Mercedes has officially announced that it will pull out of Formula E after the 2022 season, saying it wants Formula 1 to be its sole factory motorsport focus – but keeping the door open for its FE team to continue without it.
After months of uncertainty over Mercedes’ Formula E plans, it emerged on Sunday – just hours before the team and driver Nyck de Vries clinched the first FE titles to carry FIA world championship status – that the Daimler board had decided against continuing the programme into the Gen3 era that begins with the 2022/23 season.
That decision was formally confirmed by the company on Wednesday morning.
Mercedes recently announced that its automotive business would be entirely electric by the end of the 2020s – a strategy that a Formula E programme seemed the ideal complement to.
But Markus Schafer, the board member responsible for Daimler Group Research and also chief operating officer of Mercedes-Benz cars, intimated that the resources required for this transformation meant Formula E could no longer be justified and that Mercedes’ ultra-successful F1 programme was a sufficient motorsport proving ground.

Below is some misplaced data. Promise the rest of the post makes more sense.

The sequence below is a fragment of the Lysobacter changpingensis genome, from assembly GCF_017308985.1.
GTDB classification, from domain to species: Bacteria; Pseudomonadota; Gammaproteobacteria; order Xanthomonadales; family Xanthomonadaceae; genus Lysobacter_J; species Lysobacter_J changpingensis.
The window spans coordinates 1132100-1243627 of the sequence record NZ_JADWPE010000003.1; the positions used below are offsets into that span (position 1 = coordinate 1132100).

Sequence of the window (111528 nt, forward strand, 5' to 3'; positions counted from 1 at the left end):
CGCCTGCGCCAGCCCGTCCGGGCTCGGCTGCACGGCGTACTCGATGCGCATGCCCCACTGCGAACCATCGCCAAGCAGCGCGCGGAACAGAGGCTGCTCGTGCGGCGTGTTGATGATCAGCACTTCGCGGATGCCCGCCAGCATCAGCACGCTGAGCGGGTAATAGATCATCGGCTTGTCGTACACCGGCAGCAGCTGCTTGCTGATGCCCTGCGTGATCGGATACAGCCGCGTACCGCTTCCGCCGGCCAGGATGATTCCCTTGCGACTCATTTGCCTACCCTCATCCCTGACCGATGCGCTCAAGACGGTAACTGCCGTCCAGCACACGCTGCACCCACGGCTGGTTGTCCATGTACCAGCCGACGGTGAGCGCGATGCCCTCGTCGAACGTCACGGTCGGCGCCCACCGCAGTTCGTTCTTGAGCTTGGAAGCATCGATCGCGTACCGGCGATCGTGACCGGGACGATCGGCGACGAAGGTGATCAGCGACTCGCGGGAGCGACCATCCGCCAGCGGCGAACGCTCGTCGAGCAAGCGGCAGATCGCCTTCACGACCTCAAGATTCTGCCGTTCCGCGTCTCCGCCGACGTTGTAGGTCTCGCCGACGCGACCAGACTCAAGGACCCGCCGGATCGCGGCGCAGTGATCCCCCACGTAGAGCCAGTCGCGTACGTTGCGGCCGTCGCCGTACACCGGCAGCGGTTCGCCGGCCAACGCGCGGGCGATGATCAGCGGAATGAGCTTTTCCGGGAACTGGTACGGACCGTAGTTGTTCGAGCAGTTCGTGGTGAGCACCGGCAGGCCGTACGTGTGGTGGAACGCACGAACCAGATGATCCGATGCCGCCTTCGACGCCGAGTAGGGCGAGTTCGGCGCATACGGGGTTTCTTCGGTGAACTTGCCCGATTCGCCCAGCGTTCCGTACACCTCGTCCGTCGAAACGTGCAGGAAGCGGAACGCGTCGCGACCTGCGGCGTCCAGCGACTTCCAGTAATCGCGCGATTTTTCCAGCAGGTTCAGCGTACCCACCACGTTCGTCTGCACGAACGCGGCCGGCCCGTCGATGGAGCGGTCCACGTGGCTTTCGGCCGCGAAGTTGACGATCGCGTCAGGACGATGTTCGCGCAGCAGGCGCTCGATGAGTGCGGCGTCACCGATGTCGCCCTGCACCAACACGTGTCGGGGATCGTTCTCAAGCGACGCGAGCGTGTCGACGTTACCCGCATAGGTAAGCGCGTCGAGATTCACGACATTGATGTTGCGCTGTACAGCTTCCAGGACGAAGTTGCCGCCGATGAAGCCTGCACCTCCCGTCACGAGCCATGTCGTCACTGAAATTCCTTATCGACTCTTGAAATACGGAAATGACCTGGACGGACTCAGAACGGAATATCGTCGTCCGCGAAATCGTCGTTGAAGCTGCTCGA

The Mercedes F1 team is now only one-third owned by Daimler, with team principal Toto Wolff and sponsor Ineos having the other stakes, and through a mixture of F1’s cost cuts, the team’s sponsorship deals and its prize money the amount of financial input required from Daimler has reduced substantially.
“At Mercedes-Benz, we have committed ourselves to fighting climate change at full force in this decade,” said Schafer.
“This demands the accelerated transformation of our company, products and services towards an emission-free and software-driven future, and to achieve this, we must give full focus to our core activities.
“In motorsport, Formula E has been a good driver for proving our expertise and establishing our Mercedes-EQ brand, but in future we will keep pushing technological progress – especially on the electric drive side – focusing on Formula 1.
“It is the arena where we constantly test our technology in the most intense competition the automotive world has to offer – and the three-pointed star hardly shines brighter anywhere else.
“F1 offers rich potential for technology transfer, as we can see in ongoing projects such as the Vision EQXX, and our team and the entire series will achieve net-zero status by the end of the decade.”